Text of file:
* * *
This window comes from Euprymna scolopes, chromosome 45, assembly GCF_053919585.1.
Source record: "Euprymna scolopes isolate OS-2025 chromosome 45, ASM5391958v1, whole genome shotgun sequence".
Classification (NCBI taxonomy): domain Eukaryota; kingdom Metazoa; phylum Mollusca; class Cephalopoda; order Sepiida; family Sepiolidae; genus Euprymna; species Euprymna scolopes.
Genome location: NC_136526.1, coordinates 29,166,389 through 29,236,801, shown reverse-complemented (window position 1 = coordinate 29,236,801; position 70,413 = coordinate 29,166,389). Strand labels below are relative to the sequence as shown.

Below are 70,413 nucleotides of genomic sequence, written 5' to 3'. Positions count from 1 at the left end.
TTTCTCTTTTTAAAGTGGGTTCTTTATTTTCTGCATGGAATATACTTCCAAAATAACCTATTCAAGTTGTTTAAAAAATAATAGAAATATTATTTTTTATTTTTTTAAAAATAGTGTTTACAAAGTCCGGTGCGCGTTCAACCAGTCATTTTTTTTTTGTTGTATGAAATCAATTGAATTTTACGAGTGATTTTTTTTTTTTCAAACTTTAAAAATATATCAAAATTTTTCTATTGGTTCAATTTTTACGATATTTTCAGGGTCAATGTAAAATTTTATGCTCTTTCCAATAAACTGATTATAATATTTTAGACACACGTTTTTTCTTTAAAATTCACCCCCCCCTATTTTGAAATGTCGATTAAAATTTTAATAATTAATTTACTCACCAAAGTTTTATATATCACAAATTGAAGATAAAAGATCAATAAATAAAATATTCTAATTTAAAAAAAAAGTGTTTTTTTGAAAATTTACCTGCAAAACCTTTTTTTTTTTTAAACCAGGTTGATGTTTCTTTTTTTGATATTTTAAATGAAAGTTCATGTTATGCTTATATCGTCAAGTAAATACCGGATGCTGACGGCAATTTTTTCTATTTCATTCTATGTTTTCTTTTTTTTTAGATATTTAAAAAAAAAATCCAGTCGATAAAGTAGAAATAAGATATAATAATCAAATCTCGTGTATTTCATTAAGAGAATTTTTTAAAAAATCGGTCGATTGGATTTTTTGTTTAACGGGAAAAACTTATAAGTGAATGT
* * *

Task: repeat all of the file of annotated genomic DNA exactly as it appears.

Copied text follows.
This window comes from Euprymna scolopes, chromosome 45, assembly GCF_053919585.1.
Source record: "Euprymna scolopes isolate OS-2025 chromosome 45, ASM5391958v1, whole genome shotgun sequence".
Classification (NCBI taxonomy): domain Eukaryota; kingdom Metazoa; phylum Mollusca; class Cephalopoda; order Sepiida; family Sepiolidae; genus Euprymna; species Euprymna scolopes.
Genome location: NC_136526.1, coordinates 29,166,389 through 29,236,801, shown reverse-complemented (window position 1 = coordinate 29,236,801; position 70,413 = coordinate 29,166,389). Strand labels below are relative to the sequence as shown.

Below are 70,413 nucleotides of genomic sequence, written 5' to 3'. Positions count from 1 at the left end.
TTTCTCTTTTTAAAGTGGGTTCTTTATTTTCTGCATGGAATATACTTCCAAAATAACCTATTCAAGTTGTTTAAAAAATAATAGAAATATTATTTTTTATTTTTTTAAAAATAGTGTTTACAAAGTCCGGTGCGCGTTCAACCAGTCATTTTTTTTTTGTTGTATGAAATCAATTGAATTTTACGAGTGATTTTTTTTTTTTCAAACTTTAAAAATATATCAAAATTTTTCTATTGGTTCAATTTTTACGATATTTTCAGGGTCAATGTAAAATTTTATGCTCTTTCCAATAAACTGATTATAATATTTTAGACACACGTTTTTTCTTTAAAATTCACCCCCCCCTATTTTGAAATGTCGATTAAAATTTTAATAATTAATTTACTCACCAAAGTTTTATATATCACAAATTGAAGATAAAAGATCAATAAATAAAATATTCTAATTTAAAAAAAAAGTGTTTTTTTGAAAATTTACCTGCAAAACCTTTTTTTTTTTTAAACCAGGTTGATGTTTCTTTTTTTGATATTTTAAATGAAAGTTCATGTTATGCTTATATCGTCAAGTAAATACCGGATGCTGACGGCAATTTTTTCTATTTCATTCTATGTTTTCTTTTTTTTTAGATATTTAAAAAAAAAATCCAGTCGATAAAGTAGAAATAAGATATAATAATCAAATCTCGTGTATTTCATTAAGAGAATTTTTTAAAAAATCGGTCGATTGGATTTTTTGTTTAACGGGAAAAACTTATAAGTGAATGT